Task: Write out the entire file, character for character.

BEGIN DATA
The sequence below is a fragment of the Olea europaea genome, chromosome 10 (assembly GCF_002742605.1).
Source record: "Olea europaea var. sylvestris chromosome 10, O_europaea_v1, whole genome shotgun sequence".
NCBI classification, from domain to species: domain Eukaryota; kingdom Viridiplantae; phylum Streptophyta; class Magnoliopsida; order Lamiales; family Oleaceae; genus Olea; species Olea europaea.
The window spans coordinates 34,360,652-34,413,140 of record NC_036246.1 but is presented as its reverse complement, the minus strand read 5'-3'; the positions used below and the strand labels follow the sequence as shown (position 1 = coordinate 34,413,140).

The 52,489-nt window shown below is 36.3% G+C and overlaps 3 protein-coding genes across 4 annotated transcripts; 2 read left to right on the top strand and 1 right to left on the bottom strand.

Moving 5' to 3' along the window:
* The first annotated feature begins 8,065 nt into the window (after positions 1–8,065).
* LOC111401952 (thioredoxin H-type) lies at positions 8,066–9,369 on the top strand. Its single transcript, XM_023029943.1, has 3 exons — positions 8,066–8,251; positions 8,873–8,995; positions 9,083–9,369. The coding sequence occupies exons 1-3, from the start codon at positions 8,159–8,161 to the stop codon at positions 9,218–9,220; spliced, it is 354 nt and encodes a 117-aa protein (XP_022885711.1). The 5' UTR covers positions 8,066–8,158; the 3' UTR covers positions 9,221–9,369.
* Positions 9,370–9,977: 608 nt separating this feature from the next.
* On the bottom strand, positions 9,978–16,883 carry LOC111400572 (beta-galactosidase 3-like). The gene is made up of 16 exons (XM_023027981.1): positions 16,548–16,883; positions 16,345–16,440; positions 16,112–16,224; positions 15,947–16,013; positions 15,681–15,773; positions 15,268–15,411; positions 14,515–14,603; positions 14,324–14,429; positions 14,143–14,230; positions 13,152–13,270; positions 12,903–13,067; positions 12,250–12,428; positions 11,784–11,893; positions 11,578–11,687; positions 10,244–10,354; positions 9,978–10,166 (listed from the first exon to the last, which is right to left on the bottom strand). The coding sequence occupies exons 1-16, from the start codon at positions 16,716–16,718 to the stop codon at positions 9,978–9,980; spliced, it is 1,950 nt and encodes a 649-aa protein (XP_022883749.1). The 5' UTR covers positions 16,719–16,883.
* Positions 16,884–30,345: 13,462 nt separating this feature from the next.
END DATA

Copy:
The sequence below is a fragment of the Olea europaea genome, chromosome 10 (assembly GCF_002742605.1).
Source record: "Olea europaea var. sylvestris chromosome 10, O_europaea_v1, whole genome shotgun sequence".
NCBI classification, from domain to species: domain Eukaryota; kingdom Viridiplantae; phylum Streptophyta; class Magnoliopsida; order Lamiales; family Oleaceae; genus Olea; species Olea europaea.
The window spans coordinates 34,360,652-34,413,140 of record NC_036246.1 but is presented as its reverse complement, the minus strand read 5'-3'; the positions used below and the strand labels follow the sequence as shown (position 1 = coordinate 34,413,140).

The 52,489-nt window shown below is 36.3% G+C and overlaps 3 protein-coding genes across 4 annotated transcripts; 2 read left to right on the top strand and 1 right to left on the bottom strand.

Moving 5' to 3' along the window:
* The first annotated feature begins 8,065 nt into the window (after positions 1–8,065).
* LOC111401952 (thioredoxin H-type) lies at positions 8,066–9,369 on the top strand. Its single transcript, XM_023029943.1, has 3 exons — positions 8,066–8,251; positions 8,873–8,995; positions 9,083–9,369. The coding sequence occupies exons 1-3, from the start codon at positions 8,159–8,161 to the stop codon at positions 9,218–9,220; spliced, it is 354 nt and encodes a 117-aa protein (XP_022885711.1). The 5' UTR covers positions 8,066–8,158; the 3' UTR covers positions 9,221–9,369.
* Positions 9,370–9,977: 608 nt separating this feature from the next.
* On the bottom strand, positions 9,978–16,883 carry LOC111400572 (beta-galactosidase 3-like). The gene is made up of 16 exons (XM_023027981.1): positions 16,548–16,883; positions 16,345–16,440; positions 16,112–16,224; positions 15,947–16,013; positions 15,681–15,773; positions 15,268–15,411; positions 14,515–14,603; positions 14,324–14,429; positions 14,143–14,230; positions 13,152–13,270; positions 12,903–13,067; positions 12,250–12,428; positions 11,784–11,893; positions 11,578–11,687; positions 10,244–10,354; positions 9,978–10,166 (listed from the first exon to the last, which is right to left on the bottom strand). The coding sequence occupies exons 1-16, from the start codon at positions 16,716–16,718 to the stop codon at positions 9,978–9,980; spliced, it is 1,950 nt and encodes a 649-aa protein (XP_022883749.1). The 5' UTR covers positions 16,719–16,883.
* Positions 16,884–30,345: 13,462 nt separating this feature from the next.